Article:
February 23, 2018
The past year brought a lot of change to Shawnee and in 2018, the city will continue to evolve as new leadership, projects and businesses help shape its future.
But one thing remains consistent, said Mayor Michelle Distler, the city continually strives to be “the people’s choice” every single day.
She made the revelation during her State of the City address on Thursday afternoon in the performance arts auditorium at the B&B Shawnee 18 movie complex.
With the silver screen behind her, Distler paid tribute to the State of the City’s Hollywood theme by taking the stage in a glamorous ball gown.
“We want Shawnee to be the place people choose to call home, the place businesses choose to set up shop and the place people choose to visit because of all we have to offer,” she said. “We understand that people have hundreds of choices to make every day and we are honored when Shawnee is the answer to many of those decisions.”
Here’s an in-depth look at the mayor’s address:
Numerous city projects were in the spotlight last year.
One of them was “Nieman Now!,” which was one of the largest projects the city has ever launched.
The plan encompasses four stormwater projects and a major enhancement to Nieman Road, between Shawnee Mission Parkway and 55th Street, as well as Flint Street, from Johnson Drive to 62nd Terrace.
It also addresses flooding issues, enhances development opportunities for the corridor and improves aesthetics.
It is expected to be completed by the end of the year.
“When you’re driving downtown, you’ve probably been caught up in the orange cone zone,” said Distler. “But this temporary inconvenience is going to be worth it in the end. Stormwater is already flowing through that area more efficiently, which cuts down on flooding. Crews will revamp the road to include three lanes with a constant turn lane in the middle to allow drivers easy access to our restaurants and businesses along the corridor.
“And what some will likely see as the crown jewels of this project are the new community areas and green spaces you’ll see. The goal is to make this area inviting to families who may want to play in the park, grab a bite to eat or just take a stroll. We want this to be a destination and not just a place to drive by.”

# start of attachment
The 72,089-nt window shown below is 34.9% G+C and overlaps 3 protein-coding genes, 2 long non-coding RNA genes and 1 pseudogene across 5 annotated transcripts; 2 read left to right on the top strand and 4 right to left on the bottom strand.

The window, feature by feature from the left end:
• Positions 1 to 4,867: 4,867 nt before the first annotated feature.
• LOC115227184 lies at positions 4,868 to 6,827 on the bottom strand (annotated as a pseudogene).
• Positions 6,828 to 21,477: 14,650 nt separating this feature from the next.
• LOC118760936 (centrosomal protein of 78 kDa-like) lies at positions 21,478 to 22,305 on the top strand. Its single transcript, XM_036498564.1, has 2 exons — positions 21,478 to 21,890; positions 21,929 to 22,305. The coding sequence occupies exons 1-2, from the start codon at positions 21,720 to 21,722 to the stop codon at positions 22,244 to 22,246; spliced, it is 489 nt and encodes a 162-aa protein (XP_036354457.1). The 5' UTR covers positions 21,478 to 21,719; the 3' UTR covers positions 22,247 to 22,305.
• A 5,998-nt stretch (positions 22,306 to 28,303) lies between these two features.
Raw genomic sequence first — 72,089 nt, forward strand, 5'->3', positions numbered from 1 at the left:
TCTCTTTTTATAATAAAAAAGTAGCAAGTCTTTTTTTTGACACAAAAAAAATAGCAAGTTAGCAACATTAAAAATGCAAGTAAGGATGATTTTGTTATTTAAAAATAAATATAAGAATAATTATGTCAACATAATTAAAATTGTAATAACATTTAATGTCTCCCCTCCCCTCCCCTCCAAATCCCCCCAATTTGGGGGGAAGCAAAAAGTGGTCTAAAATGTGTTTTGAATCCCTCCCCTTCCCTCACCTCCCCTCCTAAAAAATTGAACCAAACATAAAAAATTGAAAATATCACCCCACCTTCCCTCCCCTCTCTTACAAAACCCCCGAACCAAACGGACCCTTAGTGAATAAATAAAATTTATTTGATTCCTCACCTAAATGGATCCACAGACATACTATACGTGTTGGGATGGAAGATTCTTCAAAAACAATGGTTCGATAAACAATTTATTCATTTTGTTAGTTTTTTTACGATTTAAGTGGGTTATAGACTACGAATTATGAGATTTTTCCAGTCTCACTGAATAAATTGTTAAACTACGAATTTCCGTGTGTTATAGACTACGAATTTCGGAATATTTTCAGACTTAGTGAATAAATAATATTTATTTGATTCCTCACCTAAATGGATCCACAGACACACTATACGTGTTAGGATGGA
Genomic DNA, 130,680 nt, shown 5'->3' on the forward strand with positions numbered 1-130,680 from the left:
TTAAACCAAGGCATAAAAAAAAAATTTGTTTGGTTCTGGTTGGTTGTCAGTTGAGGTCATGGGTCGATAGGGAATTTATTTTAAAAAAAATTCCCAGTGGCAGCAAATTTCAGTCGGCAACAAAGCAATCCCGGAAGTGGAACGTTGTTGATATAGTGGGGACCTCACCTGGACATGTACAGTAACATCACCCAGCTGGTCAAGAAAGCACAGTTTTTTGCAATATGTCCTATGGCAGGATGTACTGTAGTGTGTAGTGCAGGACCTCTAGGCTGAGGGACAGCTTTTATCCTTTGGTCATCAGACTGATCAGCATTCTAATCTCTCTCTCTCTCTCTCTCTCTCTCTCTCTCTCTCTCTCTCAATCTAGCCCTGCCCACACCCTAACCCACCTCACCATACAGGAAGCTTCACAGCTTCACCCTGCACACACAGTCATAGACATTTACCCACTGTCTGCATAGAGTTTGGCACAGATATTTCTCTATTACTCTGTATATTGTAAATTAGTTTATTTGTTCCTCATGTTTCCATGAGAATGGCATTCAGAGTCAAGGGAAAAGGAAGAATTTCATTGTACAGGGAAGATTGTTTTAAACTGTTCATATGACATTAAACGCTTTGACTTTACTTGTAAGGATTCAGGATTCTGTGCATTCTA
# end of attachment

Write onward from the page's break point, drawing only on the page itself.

Another noteworthy project was the Clear Creek Parkway extension, which connects Silverheel near Kansas Highway 7 to Clare Road, allowing people to easier access hundreds of new homes planned for the western Shawnee area.
Looking ahead, the city has several projects that will be happening, said Distler.
One of them is the new Fire Station 74 on Woodsonia near Johnson Drive.
“This is to help with response times and to accommodate the growth we’ve seen out in the western part of the city,” said Distler. “Safety, as always, is our utmost priority for our residents, and this was a big decision by council to make this happen.”
A new community center may also be in the works.
The city recently hired a firm to conduct a western Shawnee Community Center Viability Study.
“Over the next several months, you’ll be hearing about opportunities to let us know what you’d want to see in a new community center,” said Distler. “What amenities you’d like it to have, what kind of programs are important to you, and then we’ll eventually be able to check out some renderings and put a price tag to it to figure out if this is something that is doable for our community.”
Along with the community center, the city is also exploring partnerships with Johnson County Parks and Recreation and Metro United Soccer Club for its Valley of Champions near Johnson Drive and Woodland.
“Stump Park, Okun Fieldhouse, KC Ice and the Mid-America Sports Complex have long been venues for thousands of sports-minded youths and adults and it is time to explore upgrades to this area,” she said.
The mayor highlighted several private projects in Shawnee.
One of the biggest projects drawing people to the city is the B&B Shawnee 18 movie complex, which recently underwent a massive renovation.
The performing arts auditorium in which the mayor gave her State of the City, for instance, is the home for Music Theatre of Kansas City’s new live theater.
B&B Shawnee 18 also houses two unique state-of-the-art auditoriums: ScreenPLAY, which features a slide and playground for kids, and the MX-4D auditorium, which providers movie-goers with a sensory experience, such as rain, fog and bubbles.
Another project, to be constructed at 75th Street and Quivira Road, will be the first of its kind in Shawnee.